Subscribe / Unsubscribe Enewsletters | Login | Register

Pencil Banner

360-degree virtualization

Sheila Lam | Oct. 25, 2011
Windows 7 migration and mobility are driving uptake towards client virtualization

• Windows 7 migration and mobility are driving uptake towards client virtualization

• Providing a quality user experience is the critical factor in any client virtualization deployment

• Various technical challenges, like application architecture, storage capacity and network performance, are issues to ensure user experience

Virtualization is touching all corners of enterprise IT infrastructure. From its roots in storage infrastructure and server farms, virtualization technologies are moving towards the client side. As vendors promote the efficiency that client virtualization brings, interest is also building among enterprises in Asia.

According to IDC AP's report on virtual client computing adoption in 2010, only four percent of the A-Pac IT decision makers named desktop virtualization as their top investment focus in 2009, but that number increased by over four-fold to 17 percent in 2010. Investment focus on application virtualization also grew from 29 percent in 2009 to 38 percent in 2010.

Windows 7 migration

One of the reasons for this paradigm shift, said IDC, is the migration of Windows 7. Due to the less-than-enthusiastic uptake of Windows Vista, many enterprises delayed their schedule for OS and PC refresh, boosting recent uptake of Windows 7. While more new PCs are running on the latest Windows 7, many legacy business applications are having compatibility problems.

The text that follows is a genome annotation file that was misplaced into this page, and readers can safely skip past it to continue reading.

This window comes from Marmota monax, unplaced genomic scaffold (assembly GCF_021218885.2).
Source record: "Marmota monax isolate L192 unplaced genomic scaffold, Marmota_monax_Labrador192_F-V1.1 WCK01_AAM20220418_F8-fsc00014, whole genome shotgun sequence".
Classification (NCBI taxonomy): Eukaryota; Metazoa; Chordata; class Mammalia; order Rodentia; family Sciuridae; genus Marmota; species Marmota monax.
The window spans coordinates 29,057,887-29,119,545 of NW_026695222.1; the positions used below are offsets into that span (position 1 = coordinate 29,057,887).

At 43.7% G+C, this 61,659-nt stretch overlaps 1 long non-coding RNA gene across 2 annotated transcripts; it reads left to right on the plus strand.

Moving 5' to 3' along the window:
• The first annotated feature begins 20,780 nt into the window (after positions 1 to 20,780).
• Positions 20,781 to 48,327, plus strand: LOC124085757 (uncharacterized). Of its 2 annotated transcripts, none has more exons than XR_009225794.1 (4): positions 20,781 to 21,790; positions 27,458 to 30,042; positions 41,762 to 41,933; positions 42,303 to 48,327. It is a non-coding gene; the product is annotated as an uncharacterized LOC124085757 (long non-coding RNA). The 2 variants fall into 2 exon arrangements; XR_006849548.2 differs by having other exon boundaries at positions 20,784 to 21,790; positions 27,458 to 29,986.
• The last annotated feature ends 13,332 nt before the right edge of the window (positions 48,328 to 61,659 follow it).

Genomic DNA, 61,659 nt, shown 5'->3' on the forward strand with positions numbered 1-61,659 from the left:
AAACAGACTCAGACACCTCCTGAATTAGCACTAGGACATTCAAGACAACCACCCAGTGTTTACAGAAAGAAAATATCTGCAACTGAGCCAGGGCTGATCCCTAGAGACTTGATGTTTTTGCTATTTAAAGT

This is one of the reasons that Jose Chan, head of Computer Service Center of Macao Polytechnic Institute (MPI) started exploring client virtualization technologies. "We need to provide the latest technology for our students for training," said Chan. "But there are more than 100 applications used for different academic programs and not all are compatible with Windows 7."

A quick fix of the problem is to delay OS refresh for some PCs at computer laboratories and reserve them for incompatible applications and related academic programs. But this would add workload to his small IT team to keep track and manage over 1,500 PCs with different OSs and apps.

"We also considered installing two different OSs, but this is taking up also a lot of storage and memory on the PC to perform well. So, we started to look for alternative solutions."

Pressure on BYOD and mobility

Another compelling reason for enterprises considering client virtualization is the increasing pressure of users demanding mobility and Bring-Your-Own-Device (BYOD). A recent worldwide survey conducted by Forrester Consulting on behalf of Dimension Data reveals that two-third of the 546 respondents experienced end-user interest in BYOD policies. This is exactly what Hong Kong-based Patrick Raths, director of Global IT of global reinsurer Swiss Reinsurance Company (Swiss Re) is going through.

As a global reinsurer, Swiss Re provides reinsurance for insurance firms worldwide and risk management solution for corporation. Business users need to access highly sensitive and critical financial data, thus the company has a very strict security and risk management policy.


1  2  3  4  5  Next Page 

Sign up for Computerworld eNewsletters.